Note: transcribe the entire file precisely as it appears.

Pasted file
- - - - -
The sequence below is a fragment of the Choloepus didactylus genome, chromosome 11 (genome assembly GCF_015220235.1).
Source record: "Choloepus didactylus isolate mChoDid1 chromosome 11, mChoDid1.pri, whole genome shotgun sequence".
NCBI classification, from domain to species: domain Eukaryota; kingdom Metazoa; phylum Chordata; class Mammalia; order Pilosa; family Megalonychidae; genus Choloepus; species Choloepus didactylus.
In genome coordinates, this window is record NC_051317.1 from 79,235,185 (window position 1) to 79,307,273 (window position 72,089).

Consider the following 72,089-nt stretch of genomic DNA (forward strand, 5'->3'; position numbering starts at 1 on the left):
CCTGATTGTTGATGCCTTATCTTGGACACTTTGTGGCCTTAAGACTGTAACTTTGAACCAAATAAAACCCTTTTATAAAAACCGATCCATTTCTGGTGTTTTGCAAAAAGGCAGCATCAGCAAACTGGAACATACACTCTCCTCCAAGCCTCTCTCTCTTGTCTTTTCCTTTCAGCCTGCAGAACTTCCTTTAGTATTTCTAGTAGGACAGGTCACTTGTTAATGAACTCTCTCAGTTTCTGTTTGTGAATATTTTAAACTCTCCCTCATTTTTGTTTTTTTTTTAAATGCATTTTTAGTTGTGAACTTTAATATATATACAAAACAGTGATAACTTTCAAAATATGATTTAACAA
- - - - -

The sequence below is a fragment of the Choloepus didactylus genome, chromosome 11 (genome assembly GCF_015220235.1).
Source record: "Choloepus didactylus isolate mChoDid1 chromosome 11, mChoDid1.pri, whole genome shotgun sequence".
NCBI classification, from domain to species: domain Eukaryota; kingdom Metazoa; phylum Chordata; class Mammalia; order Pilosa; family Megalonychidae; genus Choloepus; species Choloepus didactylus.
In genome coordinates, this window is record NC_051317.1 from 79,235,185 (window position 1) to 79,307,273 (window position 72,089).

Consider the following 72,089-nt stretch of genomic DNA (forward strand, 5'->3'; position numbering starts at 1 on the left):
CCTGATTGTTGATGCCTTATCTTGGACACTTTGTGGCCTTAAGACTGTAACTTTGAACCAAATAAAACCCTTTTATAAAAACCGATCCATTTCTGGTGTTTTGCAAAAAGGCAGCATCAGCAAACTGGAACATACACTCTCCTCCAAGCCTCTCTCTCTTGTCTTTTCCTTTCAGCCTGCAGAACTTCCTTTAGTATTTCTAGTAGGACAGGTCACTTGTTAATGAACTCTCTCAGTTTCTGTTTGTGAATATTTTAAACTCTCCCTCATTTTTGTTTTTTTTTTAAATGCATTTTTAGTTGTGAACTTTAATATATATACAAAACAGTGATAACTTTCAAAATATGATTTAACAA